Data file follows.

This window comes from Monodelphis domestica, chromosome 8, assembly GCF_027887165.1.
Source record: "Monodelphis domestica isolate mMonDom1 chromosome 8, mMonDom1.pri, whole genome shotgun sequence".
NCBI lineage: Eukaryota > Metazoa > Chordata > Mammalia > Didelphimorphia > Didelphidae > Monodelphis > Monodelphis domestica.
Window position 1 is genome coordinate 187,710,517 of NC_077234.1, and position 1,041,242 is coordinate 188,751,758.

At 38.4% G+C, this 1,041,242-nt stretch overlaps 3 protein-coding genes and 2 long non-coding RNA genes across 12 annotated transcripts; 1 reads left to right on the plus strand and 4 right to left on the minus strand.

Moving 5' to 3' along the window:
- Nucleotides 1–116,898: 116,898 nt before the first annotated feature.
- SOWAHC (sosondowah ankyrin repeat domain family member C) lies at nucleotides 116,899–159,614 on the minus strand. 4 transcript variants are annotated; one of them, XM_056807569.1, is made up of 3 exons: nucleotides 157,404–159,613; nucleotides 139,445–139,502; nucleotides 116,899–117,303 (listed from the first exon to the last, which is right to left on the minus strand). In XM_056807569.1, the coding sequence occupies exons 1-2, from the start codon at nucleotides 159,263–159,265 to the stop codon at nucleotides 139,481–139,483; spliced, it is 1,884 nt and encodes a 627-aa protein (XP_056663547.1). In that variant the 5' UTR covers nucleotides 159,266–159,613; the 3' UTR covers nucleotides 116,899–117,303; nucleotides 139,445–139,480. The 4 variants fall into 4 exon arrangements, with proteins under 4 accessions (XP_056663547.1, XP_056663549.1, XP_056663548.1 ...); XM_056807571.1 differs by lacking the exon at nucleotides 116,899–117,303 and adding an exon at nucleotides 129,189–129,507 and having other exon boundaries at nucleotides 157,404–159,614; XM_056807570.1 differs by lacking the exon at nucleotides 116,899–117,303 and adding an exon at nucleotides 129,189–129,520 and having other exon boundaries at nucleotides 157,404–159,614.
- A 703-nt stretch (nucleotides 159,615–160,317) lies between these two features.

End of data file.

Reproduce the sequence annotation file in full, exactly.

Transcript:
This window comes from Monodelphis domestica, chromosome 8, assembly GCF_027887165.1.
Source record: "Monodelphis domestica isolate mMonDom1 chromosome 8, mMonDom1.pri, whole genome shotgun sequence".
NCBI lineage: Eukaryota > Metazoa > Chordata > Mammalia > Didelphimorphia > Didelphidae > Monodelphis > Monodelphis domestica.
Window position 1 is genome coordinate 187,710,517 of NC_077234.1, and position 1,041,242 is coordinate 188,751,758.

At 38.4% G+C, this 1,041,242-nt stretch overlaps 3 protein-coding genes and 2 long non-coding RNA genes across 12 annotated transcripts; 1 reads left to right on the plus strand and 4 right to left on the minus strand.

Moving 5' to 3' along the window:
- Nucleotides 1–116,898: 116,898 nt before the first annotated feature.
- SOWAHC (sosondowah ankyrin repeat domain family member C) lies at nucleotides 116,899–159,614 on the minus strand. 4 transcript variants are annotated; one of them, XM_056807569.1, is made up of 3 exons: nucleotides 157,404–159,613; nucleotides 139,445–139,502; nucleotides 116,899–117,303 (listed from the first exon to the last, which is right to left on the minus strand). In XM_056807569.1, the coding sequence occupies exons 1-2, from the start codon at nucleotides 159,263–159,265 to the stop codon at nucleotides 139,481–139,483; spliced, it is 1,884 nt and encodes a 627-aa protein (XP_056663547.1). In that variant the 5' UTR covers nucleotides 159,266–159,613; the 3' UTR covers nucleotides 116,899–117,303; nucleotides 139,445–139,480. The 4 variants fall into 4 exon arrangements, with proteins under 4 accessions (XP_056663547.1, XP_056663549.1, XP_056663548.1 ...); XM_056807571.1 differs by lacking the exon at nucleotides 116,899–117,303 and adding an exon at nucleotides 129,189–129,507 and having other exon boundaries at nucleotides 157,404–159,614; XM_056807570.1 differs by lacking the exon at nucleotides 116,899–117,303 and adding an exon at nucleotides 129,189–129,520 and having other exon boundaries at nucleotides 157,404–159,614.
- A 703-nt stretch (nucleotides 159,615–160,317) lies between these two features.